Brief Assessment of the Twins

The Twins have made a strong push in the AL Central, lurking just one-half game behind the division-leading White Sox and a game behind Boston in the Wild Card standings. Why? A solid offense with much of the production coming from Morneau (15 HR, 73 RBI, .322/.391/.909). However, while Mauer is not a big home-run or RBI guy (6 HR, 44 RBI), he’s back to batting well over .300 (.324/.419 [from a team-leading 55 BBs]/.884) and is contributing by being on base for others such as Morneau to drive him in, which is happening since Mauer leads the Twins in runs with 62. Yet others have either done well enough or better than expected at the plate to provide balance. Nick Punto, who is returning from a sprained finger, is hitting way above his .250 career average with a .324 average this year. Alexi Casilla has been a spark plug, hitting .313 and driving in 36 runs. Delmon Young has probably produced less than the Twins expected (4 HR, 39 RBI, .299/.340/.745) but has been pretty decent.

But the team as a whole ranks third in the AL in total runs with 484, 35 ahead of the seventh-ranked Yanks, and in batting average at .279, 12 points higher than the fifth-ranks Bombers. Perhaps most importantly on offense, the Twins are ripping the ball with RISP, easily leading the AL with a .313 average and standing a full 60 points higher than NY. Mauer is at .338 with RISP, Morneau .356, Casilla .346, Young .297, and Punto .435. While the Yanks are better with RISP, 2 outs at .273, Minnesota is better still at .284, again leading the AL.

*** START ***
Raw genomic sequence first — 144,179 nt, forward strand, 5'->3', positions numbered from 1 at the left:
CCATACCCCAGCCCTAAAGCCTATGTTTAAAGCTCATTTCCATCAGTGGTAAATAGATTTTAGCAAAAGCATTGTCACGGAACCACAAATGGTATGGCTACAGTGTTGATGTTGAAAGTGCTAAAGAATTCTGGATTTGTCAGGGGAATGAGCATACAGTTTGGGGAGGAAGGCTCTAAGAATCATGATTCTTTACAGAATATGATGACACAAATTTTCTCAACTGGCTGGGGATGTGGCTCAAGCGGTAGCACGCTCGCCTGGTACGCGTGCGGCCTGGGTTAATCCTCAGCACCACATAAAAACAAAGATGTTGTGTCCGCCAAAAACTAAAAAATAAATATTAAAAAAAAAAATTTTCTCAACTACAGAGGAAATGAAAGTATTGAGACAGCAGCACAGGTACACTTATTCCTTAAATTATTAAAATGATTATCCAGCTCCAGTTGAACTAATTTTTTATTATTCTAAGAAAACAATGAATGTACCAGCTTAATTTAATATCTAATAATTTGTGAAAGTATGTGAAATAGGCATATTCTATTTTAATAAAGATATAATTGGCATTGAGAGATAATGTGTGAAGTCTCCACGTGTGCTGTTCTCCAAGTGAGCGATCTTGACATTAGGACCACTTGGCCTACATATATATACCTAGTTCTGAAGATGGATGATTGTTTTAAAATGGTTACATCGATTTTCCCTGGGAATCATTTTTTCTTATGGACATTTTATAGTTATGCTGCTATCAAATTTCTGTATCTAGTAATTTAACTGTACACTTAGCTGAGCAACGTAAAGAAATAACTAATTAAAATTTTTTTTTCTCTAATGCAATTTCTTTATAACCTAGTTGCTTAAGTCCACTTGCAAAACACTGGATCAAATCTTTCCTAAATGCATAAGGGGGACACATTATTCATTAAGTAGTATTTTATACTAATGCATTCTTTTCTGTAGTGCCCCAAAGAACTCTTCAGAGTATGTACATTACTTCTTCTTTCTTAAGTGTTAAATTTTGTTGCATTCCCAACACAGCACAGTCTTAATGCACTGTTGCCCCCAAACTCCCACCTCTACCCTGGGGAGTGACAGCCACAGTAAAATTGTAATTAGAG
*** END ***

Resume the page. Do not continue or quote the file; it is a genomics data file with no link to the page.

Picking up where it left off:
The pitching has been fairly good, and they rank just below the Yanks with a 4.21 ERA. However, they’re second-last in BAA with .277, primarily from their starters also ranking second-last with a .286 BAA–hopefully good signs for the Yanks. Tonight’s starter Nick Blackburn has been good (7-5, 3.65 ERA) and, while he doesn’t strike out a lot of batters, he’s like Mussina in how few he walks (18 in 118 1/3). Wednesday’s starter, lefty Glen Perkins, has been good (7-2, 3.84 ERA), and better against righties (.239) than lefties (.277). Nathan is clearly a closer to avoid (0-0, 1.11 ERA, 0.96 WHIP, 27 saves/29 chances, 46 K’s in 40 2.3 IP), one of the very best in the game.

The Twins haven’t done it with smoke and mirrors, just good baseball, clutch hitting, and getting young starters to step up. While they have a balanced attack, the Yankees clearly cannot allow Morneau and Mauer to beat them. Nor can they flood the bases with runners, for the Twins have too often cleared them this year.

Published in: on July 21, 2008 at 3:22 pm  Leave a Comment  

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